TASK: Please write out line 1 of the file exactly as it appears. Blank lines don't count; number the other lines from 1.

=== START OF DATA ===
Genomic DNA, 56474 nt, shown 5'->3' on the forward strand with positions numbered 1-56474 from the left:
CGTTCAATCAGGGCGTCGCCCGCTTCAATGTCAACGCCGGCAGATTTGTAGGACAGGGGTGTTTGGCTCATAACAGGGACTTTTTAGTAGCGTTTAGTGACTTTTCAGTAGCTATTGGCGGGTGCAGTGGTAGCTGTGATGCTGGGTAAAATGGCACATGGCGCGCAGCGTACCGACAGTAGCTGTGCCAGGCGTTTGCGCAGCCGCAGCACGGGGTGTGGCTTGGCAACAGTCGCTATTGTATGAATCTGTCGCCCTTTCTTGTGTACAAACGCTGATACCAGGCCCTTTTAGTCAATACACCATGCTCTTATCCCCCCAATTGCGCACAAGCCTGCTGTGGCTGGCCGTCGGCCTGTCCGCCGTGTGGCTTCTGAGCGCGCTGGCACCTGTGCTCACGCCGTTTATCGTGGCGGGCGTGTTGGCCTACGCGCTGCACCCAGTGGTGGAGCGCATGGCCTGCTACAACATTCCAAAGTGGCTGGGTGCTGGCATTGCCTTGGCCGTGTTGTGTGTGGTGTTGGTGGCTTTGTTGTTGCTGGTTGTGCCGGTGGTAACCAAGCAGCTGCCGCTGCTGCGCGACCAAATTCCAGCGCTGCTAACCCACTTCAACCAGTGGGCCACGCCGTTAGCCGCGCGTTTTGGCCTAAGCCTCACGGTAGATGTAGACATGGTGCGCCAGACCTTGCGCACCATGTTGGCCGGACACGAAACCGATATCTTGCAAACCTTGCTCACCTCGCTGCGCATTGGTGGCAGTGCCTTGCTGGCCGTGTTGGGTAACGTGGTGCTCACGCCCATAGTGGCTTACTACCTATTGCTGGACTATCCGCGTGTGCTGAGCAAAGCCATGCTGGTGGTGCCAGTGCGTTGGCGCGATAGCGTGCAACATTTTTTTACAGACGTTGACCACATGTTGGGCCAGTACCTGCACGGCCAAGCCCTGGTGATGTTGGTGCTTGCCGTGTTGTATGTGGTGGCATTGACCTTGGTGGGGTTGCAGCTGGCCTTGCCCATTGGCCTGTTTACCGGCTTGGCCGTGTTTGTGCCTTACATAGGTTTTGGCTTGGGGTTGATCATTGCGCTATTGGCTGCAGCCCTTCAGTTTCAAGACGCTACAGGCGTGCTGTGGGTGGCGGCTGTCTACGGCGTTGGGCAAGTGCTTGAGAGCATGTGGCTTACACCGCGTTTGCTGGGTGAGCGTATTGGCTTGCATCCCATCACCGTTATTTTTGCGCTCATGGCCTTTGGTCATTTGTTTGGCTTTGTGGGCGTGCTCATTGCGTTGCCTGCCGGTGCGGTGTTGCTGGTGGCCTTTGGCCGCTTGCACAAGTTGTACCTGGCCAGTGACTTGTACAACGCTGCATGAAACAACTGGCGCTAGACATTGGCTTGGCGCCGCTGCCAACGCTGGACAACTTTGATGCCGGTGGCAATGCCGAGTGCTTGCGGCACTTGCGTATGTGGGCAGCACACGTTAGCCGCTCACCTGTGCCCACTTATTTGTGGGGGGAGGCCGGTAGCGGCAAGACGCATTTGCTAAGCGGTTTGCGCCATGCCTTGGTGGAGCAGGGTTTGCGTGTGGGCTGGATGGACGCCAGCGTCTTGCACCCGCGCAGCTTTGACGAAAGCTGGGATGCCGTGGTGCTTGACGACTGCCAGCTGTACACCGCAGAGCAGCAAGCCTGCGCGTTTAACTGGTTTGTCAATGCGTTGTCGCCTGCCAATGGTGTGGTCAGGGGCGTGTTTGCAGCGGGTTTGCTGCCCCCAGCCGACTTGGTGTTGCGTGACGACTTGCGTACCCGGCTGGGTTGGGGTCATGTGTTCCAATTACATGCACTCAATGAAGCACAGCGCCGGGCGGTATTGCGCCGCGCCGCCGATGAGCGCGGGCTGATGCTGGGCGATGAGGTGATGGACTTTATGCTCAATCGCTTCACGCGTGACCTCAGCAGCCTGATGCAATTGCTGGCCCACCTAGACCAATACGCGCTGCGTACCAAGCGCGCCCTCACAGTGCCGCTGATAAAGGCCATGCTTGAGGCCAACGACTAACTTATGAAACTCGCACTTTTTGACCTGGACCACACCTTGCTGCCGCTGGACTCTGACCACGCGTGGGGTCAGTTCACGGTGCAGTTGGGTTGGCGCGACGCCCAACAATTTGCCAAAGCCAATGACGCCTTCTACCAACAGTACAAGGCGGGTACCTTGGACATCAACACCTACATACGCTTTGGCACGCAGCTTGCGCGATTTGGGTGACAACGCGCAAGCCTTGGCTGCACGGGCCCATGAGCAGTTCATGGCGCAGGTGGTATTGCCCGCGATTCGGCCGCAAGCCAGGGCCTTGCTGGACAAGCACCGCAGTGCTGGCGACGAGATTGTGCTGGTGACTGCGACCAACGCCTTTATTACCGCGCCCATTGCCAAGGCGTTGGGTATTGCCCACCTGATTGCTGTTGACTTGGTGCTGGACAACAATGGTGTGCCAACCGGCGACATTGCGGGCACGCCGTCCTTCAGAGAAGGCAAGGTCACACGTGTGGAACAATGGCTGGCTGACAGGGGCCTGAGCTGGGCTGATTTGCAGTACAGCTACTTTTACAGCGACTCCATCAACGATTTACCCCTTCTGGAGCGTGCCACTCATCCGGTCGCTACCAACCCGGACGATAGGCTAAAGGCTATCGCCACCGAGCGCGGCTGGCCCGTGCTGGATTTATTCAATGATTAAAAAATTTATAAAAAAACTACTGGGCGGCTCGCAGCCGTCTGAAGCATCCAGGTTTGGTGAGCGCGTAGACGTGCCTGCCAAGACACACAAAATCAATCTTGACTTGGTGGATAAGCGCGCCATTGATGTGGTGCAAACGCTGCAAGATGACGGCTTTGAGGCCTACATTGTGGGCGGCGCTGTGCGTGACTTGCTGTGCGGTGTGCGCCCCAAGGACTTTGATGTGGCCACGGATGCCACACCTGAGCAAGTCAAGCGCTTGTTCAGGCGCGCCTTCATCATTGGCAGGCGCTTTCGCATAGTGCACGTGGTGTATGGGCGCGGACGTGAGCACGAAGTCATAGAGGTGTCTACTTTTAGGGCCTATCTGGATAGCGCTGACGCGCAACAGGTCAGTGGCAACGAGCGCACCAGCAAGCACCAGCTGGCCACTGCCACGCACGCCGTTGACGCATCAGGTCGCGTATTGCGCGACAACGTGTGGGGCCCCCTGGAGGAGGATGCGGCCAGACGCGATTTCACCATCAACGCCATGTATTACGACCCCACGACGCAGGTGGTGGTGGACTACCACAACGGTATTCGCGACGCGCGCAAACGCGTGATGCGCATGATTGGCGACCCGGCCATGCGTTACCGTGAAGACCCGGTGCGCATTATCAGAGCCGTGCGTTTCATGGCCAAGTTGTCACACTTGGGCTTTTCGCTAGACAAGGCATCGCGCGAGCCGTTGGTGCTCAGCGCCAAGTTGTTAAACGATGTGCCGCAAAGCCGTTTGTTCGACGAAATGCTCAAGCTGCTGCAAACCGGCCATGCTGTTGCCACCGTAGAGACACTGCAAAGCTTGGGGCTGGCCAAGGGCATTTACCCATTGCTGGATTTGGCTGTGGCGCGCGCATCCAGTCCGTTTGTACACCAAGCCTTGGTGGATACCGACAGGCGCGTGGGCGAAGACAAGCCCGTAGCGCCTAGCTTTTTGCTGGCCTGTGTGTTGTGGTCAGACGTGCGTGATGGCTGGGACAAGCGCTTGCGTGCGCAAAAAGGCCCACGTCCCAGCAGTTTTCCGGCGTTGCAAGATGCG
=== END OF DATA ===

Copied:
Genomic DNA, 56474 nt, shown 5'->3' on the forward strand with positions numbered 1-56474 from the left: